The Liverpool skipper believes Scholes is incorrect in his assessment that Rooney may have seen his best days pass him by.
Neil Henderson of the BBC tweeted the Sun's headline on the story:
John Cross of the Mirror reported on Gerrard's staunch defence of Rooney and his ability. He quotes Gerrard saying:
Paul Scholes is wrong. He has been Manchester United's best player at home and in Europe. He’s been in terrific form. What I’ve seen from his performances in the United team, his form has been really positive. He’s in a better frame of mind going into this tournament than he’s had going into previous tournament when he’s had injuries.
Scholes was very forthright in his opinion of Rooney, a player he has both played with and coached. The Ginger Prince shot from the hip when he said, per Jamie Jackson of The Guardian:
There’s a chance he’s worn out. Wayne’s peak may have been a lot younger than what we’d expect of footballers traditionally. Age 28 or 29 has been the normal "peak." With Wayne, it could have been when he scored 27 league goals in 2011-12 when he was 26.
Scholes also criticised Rooney's management of his energies on the football pitch and questioned whether he has the capacity to form partnerships in attack, per Jackson.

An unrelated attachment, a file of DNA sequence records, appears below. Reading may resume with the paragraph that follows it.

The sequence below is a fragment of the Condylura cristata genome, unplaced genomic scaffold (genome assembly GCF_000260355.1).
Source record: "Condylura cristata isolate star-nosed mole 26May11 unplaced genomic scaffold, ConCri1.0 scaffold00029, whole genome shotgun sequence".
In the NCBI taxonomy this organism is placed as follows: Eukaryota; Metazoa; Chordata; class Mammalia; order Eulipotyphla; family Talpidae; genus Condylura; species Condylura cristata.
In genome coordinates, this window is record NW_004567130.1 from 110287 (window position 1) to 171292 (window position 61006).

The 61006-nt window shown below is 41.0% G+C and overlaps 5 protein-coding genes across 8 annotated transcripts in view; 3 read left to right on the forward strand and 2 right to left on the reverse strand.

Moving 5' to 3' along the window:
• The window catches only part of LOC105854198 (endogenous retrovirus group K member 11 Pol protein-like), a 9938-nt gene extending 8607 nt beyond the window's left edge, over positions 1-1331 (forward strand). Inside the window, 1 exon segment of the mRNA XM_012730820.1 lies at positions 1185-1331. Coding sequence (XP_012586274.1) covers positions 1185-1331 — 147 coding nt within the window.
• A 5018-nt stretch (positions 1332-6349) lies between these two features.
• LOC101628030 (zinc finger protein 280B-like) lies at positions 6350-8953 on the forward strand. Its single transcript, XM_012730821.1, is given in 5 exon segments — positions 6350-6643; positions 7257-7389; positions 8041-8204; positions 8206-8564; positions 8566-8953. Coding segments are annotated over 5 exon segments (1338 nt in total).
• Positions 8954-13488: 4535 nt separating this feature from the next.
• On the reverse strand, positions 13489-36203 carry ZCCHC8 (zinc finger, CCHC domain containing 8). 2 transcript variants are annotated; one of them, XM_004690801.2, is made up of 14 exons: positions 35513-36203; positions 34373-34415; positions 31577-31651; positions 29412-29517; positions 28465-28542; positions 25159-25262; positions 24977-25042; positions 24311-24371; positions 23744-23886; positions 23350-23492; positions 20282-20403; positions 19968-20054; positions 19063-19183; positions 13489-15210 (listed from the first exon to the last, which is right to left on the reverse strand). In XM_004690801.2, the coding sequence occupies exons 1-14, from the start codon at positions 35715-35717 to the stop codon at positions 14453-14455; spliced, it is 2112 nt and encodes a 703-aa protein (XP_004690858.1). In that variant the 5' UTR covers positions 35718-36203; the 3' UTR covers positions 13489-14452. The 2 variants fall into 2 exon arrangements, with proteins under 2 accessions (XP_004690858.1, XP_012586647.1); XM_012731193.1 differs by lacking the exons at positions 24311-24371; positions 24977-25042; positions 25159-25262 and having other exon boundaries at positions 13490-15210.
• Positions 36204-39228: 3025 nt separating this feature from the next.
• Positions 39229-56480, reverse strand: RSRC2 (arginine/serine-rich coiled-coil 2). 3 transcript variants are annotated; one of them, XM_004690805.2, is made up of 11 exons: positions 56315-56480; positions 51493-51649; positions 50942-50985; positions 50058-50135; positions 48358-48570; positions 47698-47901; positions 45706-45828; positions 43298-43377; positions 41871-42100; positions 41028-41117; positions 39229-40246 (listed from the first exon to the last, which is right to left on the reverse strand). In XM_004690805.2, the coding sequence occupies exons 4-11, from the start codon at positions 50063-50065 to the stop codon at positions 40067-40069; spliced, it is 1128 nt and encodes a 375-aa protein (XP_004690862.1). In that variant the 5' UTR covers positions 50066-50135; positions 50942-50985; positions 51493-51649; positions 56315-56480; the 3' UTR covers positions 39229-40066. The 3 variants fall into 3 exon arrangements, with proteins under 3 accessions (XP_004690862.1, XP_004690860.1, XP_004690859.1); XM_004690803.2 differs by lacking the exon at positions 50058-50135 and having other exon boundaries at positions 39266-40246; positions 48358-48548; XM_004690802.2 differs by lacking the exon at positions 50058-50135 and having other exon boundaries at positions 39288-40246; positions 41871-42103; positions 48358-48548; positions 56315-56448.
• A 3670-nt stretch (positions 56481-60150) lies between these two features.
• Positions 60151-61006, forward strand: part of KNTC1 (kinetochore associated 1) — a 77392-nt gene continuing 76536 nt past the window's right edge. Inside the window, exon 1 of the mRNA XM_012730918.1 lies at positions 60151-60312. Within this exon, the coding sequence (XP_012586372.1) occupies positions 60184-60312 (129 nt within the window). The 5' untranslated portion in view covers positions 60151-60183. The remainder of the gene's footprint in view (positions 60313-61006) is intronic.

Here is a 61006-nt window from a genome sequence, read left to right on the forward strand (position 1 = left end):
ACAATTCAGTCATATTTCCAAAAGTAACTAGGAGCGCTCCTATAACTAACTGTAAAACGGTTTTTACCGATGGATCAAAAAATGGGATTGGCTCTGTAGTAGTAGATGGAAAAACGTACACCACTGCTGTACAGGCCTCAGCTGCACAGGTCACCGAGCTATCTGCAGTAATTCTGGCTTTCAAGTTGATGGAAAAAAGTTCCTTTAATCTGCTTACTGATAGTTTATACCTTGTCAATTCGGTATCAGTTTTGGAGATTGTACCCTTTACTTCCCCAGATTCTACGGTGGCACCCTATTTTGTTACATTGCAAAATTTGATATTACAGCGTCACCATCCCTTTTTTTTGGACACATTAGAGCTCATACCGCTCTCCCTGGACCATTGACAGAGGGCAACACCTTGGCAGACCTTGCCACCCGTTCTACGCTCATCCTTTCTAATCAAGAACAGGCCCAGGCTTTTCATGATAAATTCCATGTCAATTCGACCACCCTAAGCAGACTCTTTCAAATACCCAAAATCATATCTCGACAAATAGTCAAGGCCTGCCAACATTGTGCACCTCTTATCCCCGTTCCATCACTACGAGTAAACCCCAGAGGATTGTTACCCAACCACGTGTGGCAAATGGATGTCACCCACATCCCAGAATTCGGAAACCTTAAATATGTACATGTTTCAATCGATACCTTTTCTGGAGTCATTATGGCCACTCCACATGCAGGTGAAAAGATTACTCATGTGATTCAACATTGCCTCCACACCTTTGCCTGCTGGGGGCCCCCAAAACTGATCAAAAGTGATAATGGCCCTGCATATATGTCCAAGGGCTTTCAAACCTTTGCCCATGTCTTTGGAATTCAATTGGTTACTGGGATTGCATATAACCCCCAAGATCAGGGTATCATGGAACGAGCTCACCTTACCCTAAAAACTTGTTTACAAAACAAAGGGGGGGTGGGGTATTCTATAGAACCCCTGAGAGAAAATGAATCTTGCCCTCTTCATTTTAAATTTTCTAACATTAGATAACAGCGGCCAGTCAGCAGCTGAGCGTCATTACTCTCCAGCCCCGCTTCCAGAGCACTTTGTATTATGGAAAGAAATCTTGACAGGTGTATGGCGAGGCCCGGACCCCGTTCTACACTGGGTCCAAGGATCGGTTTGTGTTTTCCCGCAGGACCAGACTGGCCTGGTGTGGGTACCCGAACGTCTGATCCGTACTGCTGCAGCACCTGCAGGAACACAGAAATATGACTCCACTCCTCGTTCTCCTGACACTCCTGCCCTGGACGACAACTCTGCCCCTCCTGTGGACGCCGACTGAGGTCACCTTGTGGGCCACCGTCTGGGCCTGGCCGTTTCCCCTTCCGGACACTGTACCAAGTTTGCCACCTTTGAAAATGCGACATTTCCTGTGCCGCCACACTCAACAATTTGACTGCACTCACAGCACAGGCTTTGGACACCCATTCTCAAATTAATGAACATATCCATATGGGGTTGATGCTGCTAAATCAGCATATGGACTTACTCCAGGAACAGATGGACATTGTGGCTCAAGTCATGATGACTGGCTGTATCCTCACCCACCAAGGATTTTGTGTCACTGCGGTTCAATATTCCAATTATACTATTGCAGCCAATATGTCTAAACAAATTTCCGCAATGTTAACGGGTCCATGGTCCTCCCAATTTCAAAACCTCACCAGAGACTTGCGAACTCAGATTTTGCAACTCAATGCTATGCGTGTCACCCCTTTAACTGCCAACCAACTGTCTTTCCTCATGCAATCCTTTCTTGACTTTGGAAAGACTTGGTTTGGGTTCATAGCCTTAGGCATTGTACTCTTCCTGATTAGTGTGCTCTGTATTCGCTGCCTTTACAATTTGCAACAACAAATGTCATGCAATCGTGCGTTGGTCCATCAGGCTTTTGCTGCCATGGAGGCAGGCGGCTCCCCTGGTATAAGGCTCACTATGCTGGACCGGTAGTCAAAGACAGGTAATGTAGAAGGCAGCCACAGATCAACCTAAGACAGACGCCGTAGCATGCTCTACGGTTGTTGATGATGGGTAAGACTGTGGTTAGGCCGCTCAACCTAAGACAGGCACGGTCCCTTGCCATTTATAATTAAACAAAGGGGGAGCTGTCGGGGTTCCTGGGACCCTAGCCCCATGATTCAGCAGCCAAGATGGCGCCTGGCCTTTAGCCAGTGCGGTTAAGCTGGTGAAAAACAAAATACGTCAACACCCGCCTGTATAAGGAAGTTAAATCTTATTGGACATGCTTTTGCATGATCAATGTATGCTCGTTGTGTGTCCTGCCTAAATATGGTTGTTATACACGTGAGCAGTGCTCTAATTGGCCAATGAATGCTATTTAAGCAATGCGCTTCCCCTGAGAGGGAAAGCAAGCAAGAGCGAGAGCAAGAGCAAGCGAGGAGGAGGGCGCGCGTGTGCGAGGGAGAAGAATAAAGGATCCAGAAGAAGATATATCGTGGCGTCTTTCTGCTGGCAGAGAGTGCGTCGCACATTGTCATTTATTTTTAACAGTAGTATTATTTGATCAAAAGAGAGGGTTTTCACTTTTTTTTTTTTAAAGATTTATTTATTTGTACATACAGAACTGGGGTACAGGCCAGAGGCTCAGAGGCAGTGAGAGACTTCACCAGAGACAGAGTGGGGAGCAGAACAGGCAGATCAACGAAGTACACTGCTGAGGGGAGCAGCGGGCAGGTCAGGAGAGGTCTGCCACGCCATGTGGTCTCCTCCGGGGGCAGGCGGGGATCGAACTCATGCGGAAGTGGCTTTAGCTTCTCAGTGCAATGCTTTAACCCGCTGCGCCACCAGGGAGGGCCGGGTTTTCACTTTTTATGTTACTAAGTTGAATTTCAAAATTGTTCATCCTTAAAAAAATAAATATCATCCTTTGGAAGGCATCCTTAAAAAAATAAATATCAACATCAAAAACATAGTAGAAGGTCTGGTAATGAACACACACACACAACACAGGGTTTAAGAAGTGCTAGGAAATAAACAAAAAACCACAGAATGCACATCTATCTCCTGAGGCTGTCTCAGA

Despite United's disastrous season, Rooney still managed to post a good set of figures for the club. The 28-year-old hit 19 goals and 15 assists in his 38 appearances in the league and Europe, per WhoScored.com, topping the team's stats.
Gerrard and Rooney are likely to lead the England charge at the World Cup with many pundits advocating their leadership and worth. ESPN's Musa Okwonga recently tweeted about the use of the two players, naming them in his preferred starting line-up:
As important as Rooney is to the nation, Scholes is correct in his assessments. He has had a unique view of the player for many years, having been one of the senior characters in Rooney's football life.
Rooney has often failed to deliver on the biggest stages, and his below-par appearances at World Cup tournaments have been the highlight of this issue.
His will to win often outweighs his ability to take stock and tactically control a game. This is a huge shortcoming in Rooney's approach and Scholes is correct in his acknowledgement of this.
Gerrard is defending his international team-mate on the eve of one of the biggest challenges of both of their careers and should come as no surprise. However, if Rooney had become the player he had once promised to be, the question marks over him would not exist.
Rooney does have a problem with forming partnerships in the centre-forward position and it will be interesting to see if Roy Hodgson sacrifices Daniel Sturridge to a wider role to accommodate him.
This could prove to be a catastrophic decision by Hodgson, but Rooney's influence in the squad almost dictates he will play as the striker.
Scholes is a no-nonsense individual and Rooney should heed his words, and take any advice given to him by the former midfield genius.